Laura Brienza's play "Scared of Sarah," came out of two preoccupations: the youthful frivolity of many of her peers and the relationship between autism and empathy. Her play follows the life of a young couple, Lily and Sam, whose pregnancy is clouded by fears that the baby will be autistic like Lily's sister, Sarah.
"Scared of Sarah" began as a staged reading at the Kennedy Center in Washington, D.C. but comes to FringeNYC in its first fully-produced iteration. Brienza, who works as a nanny and as a personal assistant at a hedge fund, feels that writing plays allows her to write the blueprint for what her story can become, imbued with the talent and collaboration of others.
The Harlem-based playwright turns 23 years old on the show's closing night at the Fringe.
WNYC's Julia Furlan: Do you think being a part of the Fringe will change the path of your career?
Playwright Laura Brienza: It already has! I wrote and directed "War Zones" in last year's Fringe Festival, which allowed me to form some really special relationships with artists and producers that I hope to work with in the future. With about 200 shows, there are so many artists within the festival to get to know and learn from, and, moreover, the festival attracts an audience of about 75,000. So, odds are, you're going to be rubbing shoulders with people you can learn from, work with in the future, and who can inspire you to grow.
JF: What is the audience that you hope most gets to see your show?
LB: Technology has made our lives really easy. But relationships and parenting are hard. Marriages fail and children suffer when people equate difficult with bad. This is a play about two people who are scared that they won't be strong enough for the challenges coming their way. The play will probably resonate with family members of autistic individuals. The show wades through the difficulties of parenting a child on the autism spectrum, and the nuances of personal relationships with those on the spectrum. Everyone has met an autistic person, whether they realize it or not. That odd guy at work, that kid who won't play others, that woman who never goes to the office parties... There are many highly-functioning autistic individuals who are misunderstood or made fun of because people don't know why they're a little bit different.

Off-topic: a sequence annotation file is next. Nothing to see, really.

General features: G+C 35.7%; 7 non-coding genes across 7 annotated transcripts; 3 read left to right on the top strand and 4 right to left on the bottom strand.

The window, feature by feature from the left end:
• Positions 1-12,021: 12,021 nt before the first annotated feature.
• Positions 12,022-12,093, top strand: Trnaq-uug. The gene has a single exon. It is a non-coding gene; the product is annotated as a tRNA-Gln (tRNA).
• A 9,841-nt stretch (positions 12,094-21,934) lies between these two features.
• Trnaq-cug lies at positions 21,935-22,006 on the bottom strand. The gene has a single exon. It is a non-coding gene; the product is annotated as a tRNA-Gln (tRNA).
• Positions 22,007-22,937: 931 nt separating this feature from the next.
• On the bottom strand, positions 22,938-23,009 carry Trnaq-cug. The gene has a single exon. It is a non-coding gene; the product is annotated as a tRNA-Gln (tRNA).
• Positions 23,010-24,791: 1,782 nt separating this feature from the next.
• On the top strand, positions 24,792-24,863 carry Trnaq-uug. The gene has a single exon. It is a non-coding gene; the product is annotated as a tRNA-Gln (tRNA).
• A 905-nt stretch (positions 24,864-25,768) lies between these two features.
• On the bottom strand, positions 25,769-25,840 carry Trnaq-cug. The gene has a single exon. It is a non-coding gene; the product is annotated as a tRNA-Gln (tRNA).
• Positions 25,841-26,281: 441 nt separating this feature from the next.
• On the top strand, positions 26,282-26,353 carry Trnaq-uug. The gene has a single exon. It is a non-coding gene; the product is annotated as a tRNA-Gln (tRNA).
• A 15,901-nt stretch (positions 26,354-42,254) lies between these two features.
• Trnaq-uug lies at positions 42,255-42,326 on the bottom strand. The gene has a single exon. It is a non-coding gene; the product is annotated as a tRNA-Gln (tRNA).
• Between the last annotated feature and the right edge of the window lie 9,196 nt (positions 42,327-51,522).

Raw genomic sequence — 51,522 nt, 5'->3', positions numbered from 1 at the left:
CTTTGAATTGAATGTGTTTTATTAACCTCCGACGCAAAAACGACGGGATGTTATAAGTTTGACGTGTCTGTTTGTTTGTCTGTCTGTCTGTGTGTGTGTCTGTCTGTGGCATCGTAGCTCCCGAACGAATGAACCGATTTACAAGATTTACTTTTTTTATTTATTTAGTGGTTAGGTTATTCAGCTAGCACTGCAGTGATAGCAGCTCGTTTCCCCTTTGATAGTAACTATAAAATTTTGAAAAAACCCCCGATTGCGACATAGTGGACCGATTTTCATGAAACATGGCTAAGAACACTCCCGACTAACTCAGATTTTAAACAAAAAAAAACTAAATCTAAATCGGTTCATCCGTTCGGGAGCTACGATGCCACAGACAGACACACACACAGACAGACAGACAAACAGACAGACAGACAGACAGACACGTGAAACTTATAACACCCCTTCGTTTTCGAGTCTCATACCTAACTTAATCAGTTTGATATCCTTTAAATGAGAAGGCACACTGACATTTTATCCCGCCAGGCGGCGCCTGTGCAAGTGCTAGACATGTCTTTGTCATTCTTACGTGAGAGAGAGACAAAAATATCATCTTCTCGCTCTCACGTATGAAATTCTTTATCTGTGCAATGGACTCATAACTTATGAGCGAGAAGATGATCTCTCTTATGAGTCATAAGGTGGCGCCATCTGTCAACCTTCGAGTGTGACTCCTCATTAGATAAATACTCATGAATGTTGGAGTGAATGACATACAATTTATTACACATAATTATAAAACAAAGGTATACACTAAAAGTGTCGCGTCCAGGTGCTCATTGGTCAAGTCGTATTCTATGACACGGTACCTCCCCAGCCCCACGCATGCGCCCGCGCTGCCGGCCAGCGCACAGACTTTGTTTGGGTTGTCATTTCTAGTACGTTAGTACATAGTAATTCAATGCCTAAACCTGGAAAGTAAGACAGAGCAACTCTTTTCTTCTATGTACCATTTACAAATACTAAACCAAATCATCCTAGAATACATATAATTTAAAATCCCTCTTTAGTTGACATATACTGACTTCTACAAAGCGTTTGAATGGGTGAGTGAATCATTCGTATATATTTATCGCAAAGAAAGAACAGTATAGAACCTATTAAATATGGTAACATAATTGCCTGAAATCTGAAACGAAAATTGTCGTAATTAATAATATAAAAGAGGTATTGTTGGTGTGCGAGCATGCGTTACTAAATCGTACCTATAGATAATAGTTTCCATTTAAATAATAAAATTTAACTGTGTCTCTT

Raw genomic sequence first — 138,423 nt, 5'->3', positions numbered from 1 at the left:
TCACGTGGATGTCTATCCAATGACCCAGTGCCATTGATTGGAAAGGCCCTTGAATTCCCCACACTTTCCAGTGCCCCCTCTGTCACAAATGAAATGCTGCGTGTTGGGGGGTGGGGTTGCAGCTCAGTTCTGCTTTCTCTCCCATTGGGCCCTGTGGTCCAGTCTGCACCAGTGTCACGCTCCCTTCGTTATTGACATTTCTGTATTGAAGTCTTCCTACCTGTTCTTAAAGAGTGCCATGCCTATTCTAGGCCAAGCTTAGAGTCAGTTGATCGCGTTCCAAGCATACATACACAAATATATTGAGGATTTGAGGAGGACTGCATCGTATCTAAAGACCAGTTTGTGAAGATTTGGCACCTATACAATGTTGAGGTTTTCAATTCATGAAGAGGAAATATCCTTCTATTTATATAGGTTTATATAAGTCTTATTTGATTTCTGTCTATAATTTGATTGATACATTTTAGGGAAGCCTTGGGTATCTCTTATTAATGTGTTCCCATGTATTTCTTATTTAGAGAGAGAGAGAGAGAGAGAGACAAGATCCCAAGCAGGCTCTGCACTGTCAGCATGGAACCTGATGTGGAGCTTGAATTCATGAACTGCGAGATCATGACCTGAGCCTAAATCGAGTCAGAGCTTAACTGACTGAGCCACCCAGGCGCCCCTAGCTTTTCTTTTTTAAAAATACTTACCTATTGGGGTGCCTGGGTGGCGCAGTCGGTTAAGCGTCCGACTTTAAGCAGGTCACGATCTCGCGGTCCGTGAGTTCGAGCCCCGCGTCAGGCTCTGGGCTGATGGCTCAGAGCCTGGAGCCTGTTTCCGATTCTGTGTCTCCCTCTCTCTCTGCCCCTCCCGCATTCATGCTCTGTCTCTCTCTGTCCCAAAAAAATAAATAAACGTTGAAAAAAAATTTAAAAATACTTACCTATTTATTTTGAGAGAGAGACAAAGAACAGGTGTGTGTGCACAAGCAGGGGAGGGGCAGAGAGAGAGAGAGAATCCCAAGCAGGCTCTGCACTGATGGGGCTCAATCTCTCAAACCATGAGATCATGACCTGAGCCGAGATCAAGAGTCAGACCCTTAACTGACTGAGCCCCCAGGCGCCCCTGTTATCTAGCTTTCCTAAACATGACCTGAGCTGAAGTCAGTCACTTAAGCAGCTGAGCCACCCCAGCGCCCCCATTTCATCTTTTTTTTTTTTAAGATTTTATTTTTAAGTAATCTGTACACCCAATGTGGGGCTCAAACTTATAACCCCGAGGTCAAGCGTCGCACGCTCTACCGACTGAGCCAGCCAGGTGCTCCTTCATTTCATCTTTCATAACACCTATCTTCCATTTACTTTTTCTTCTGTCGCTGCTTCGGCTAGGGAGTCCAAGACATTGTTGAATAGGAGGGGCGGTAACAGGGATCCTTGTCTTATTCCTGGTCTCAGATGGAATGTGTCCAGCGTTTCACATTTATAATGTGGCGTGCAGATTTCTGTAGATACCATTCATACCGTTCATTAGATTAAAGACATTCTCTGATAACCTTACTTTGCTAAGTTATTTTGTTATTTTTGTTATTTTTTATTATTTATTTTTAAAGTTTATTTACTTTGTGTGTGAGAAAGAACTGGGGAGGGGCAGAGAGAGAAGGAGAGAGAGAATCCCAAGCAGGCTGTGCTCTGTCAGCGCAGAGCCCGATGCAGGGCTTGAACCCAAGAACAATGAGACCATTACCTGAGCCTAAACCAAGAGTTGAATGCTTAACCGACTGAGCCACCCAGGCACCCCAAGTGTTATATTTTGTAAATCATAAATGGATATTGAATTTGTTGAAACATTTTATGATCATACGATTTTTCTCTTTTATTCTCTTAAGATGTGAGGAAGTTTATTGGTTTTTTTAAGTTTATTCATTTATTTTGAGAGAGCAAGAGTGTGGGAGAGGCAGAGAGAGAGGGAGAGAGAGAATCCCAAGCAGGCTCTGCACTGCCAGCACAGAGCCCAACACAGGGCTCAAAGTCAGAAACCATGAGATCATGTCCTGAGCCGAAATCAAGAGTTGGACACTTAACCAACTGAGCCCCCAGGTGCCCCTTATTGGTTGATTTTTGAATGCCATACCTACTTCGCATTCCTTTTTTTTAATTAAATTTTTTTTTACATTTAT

JF: The Fringe festival is often considered an ideal place for experimentation. What are the benefits and drawbacks of having such a broad range of shows?
LB: The Fringe is an outlet I am grateful for. New plays are a financial risk, but they're so important. We need theater to explore, challenge, and explain current affairs, trends, and attitudes. Fringe says, 'Yes' to the new, untried, scary, and weird. It says, 'Yes' to the unconventional, the unproven, the risky. As a writer and audience member, I am grateful for this. Great theater has to start somewhere. FringeNYC takes the risk on 200 shows that just may be those great plays.
JF: How is the Fringe different from other festivals?
LB: While it is a ton of work to make theater happen, I have personally found that this festival is a gift. I get to work on a project that excites me with a great cast and crew. FringeNYC is a community of people who love theater, and are generally really awesome people, and it starts from the top. Elena Holy [FringeNYC founder and director] is an inspiring woman. When a festival is run by someone whose passion and compassion is evident every time you talk to her or even receive an email from her, you know you're in good company.
"Scared of Sarah" will be performed at the First Floor Theater at La MaMa on August 12 at 5 P.M., August 13 at 7:45 P.M., August 14 at 6:45 P.M., August 15 at 6:45 P.M., August 17 at 7:45 P.M.